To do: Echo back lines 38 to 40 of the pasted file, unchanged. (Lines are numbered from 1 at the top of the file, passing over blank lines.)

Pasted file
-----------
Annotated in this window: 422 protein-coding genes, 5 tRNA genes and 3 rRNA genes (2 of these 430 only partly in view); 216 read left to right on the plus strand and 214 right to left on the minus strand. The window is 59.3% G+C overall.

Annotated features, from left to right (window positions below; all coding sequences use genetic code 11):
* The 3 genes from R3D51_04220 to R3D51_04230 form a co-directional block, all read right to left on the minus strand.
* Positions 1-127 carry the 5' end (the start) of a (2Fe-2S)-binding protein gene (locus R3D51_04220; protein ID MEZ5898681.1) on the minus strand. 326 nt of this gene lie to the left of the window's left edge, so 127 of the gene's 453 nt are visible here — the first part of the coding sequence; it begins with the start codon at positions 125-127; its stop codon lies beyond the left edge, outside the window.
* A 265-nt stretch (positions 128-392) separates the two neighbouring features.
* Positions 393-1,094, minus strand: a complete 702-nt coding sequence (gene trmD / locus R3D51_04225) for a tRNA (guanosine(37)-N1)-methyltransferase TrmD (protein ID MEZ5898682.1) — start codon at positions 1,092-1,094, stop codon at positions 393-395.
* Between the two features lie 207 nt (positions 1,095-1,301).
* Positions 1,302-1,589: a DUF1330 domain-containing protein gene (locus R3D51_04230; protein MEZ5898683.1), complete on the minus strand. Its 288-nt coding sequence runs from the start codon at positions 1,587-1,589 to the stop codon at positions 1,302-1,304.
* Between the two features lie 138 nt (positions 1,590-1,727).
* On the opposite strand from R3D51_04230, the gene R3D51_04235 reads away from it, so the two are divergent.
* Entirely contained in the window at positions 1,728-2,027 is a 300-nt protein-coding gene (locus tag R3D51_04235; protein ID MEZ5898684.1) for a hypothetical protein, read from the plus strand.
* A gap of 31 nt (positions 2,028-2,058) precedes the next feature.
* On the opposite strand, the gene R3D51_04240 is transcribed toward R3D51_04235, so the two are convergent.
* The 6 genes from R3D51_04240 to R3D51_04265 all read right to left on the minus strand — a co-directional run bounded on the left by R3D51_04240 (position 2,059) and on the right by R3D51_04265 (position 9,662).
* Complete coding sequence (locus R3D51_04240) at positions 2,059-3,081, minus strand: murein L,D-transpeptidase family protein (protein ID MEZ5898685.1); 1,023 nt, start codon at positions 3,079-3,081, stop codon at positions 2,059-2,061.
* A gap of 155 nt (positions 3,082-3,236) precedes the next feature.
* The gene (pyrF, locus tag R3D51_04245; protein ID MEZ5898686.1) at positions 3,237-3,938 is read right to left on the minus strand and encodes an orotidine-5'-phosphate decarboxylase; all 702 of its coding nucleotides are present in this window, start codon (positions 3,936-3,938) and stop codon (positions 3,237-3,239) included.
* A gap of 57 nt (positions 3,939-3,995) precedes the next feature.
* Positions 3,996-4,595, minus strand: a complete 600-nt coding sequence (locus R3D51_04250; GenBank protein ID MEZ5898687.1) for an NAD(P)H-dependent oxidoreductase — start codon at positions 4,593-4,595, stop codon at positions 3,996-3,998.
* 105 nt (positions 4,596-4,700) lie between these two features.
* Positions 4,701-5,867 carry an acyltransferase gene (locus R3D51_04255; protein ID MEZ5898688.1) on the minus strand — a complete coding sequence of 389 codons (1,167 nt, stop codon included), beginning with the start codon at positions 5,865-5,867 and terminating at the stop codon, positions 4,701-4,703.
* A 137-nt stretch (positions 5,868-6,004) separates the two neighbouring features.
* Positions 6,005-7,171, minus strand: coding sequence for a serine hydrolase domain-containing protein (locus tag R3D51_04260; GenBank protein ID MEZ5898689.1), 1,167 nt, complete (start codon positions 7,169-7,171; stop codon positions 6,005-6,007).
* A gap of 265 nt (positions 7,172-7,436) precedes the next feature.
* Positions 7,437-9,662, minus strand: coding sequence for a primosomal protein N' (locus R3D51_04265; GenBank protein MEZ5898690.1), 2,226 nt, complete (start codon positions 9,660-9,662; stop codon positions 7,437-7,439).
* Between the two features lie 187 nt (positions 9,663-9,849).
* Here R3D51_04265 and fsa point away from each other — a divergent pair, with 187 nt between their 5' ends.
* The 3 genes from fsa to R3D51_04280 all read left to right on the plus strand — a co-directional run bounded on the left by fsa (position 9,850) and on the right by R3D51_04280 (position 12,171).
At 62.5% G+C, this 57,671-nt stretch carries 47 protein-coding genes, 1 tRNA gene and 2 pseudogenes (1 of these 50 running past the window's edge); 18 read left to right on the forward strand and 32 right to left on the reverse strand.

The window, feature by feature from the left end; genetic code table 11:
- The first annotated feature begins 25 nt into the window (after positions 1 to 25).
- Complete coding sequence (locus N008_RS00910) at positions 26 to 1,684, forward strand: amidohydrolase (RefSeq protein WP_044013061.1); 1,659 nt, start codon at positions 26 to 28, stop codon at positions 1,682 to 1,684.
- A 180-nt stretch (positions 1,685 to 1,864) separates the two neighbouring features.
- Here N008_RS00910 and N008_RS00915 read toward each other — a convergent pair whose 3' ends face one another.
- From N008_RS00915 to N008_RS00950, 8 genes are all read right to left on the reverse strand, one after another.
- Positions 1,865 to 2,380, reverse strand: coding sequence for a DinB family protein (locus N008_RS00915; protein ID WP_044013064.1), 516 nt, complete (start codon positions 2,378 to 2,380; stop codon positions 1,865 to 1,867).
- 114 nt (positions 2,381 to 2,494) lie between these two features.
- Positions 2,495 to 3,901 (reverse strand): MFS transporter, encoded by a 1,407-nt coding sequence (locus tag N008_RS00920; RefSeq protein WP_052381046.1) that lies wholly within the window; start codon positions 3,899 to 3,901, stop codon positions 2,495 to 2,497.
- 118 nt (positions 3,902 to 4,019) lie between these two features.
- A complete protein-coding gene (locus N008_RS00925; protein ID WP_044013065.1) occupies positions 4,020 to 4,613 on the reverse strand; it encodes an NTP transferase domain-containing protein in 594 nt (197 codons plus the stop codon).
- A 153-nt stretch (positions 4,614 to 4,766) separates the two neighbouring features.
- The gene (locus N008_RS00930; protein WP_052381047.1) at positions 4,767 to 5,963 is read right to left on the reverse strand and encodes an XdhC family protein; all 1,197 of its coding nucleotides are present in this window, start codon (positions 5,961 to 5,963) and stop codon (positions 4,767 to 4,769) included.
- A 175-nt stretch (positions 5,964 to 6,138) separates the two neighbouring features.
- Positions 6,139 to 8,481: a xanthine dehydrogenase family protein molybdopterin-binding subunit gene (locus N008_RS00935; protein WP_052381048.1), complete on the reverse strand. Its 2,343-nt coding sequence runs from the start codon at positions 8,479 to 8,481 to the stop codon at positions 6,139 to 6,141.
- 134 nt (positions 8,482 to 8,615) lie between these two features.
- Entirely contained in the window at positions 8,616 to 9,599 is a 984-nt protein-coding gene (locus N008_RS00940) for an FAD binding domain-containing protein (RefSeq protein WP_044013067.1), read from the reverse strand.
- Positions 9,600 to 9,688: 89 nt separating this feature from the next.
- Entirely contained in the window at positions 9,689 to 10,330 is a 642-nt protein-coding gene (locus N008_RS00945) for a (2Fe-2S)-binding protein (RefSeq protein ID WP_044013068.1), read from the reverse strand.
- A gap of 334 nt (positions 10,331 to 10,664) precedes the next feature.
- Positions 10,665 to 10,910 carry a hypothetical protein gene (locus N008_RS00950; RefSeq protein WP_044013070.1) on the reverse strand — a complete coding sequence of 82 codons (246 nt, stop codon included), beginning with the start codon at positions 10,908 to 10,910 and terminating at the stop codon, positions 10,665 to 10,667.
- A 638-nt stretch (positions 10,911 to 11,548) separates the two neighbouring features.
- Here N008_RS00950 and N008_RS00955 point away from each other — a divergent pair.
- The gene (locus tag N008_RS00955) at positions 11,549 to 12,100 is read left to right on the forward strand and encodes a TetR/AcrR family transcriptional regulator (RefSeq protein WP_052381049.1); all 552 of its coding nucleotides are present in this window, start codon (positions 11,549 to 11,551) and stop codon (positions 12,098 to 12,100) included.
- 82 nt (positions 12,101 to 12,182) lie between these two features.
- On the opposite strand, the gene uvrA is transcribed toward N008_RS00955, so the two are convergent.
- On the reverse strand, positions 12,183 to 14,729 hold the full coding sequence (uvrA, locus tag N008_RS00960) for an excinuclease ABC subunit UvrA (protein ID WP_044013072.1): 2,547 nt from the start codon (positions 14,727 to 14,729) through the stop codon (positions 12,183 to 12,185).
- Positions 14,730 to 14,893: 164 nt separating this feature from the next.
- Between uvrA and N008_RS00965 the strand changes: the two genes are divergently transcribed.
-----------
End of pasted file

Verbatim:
- Positions 2,495 to 3,901 (reverse strand): MFS transporter, encoded by a 1,407-nt coding sequence (locus tag N008_RS00920; RefSeq protein WP_052381046.1) that lies wholly within the window; start codon positions 3,899 to 3,901, stop codon positions 2,495 to 2,497.
- 118 nt (positions 3,902 to 4,019) lie between these two features.
- A complete protein-coding gene (locus N008_RS00925; protein ID WP_044013065.1) occupies positions 4,020 to 4,613 on the reverse strand; it encodes an NTP transferase domain-containing protein in 594 nt (197 codons plus the stop codon).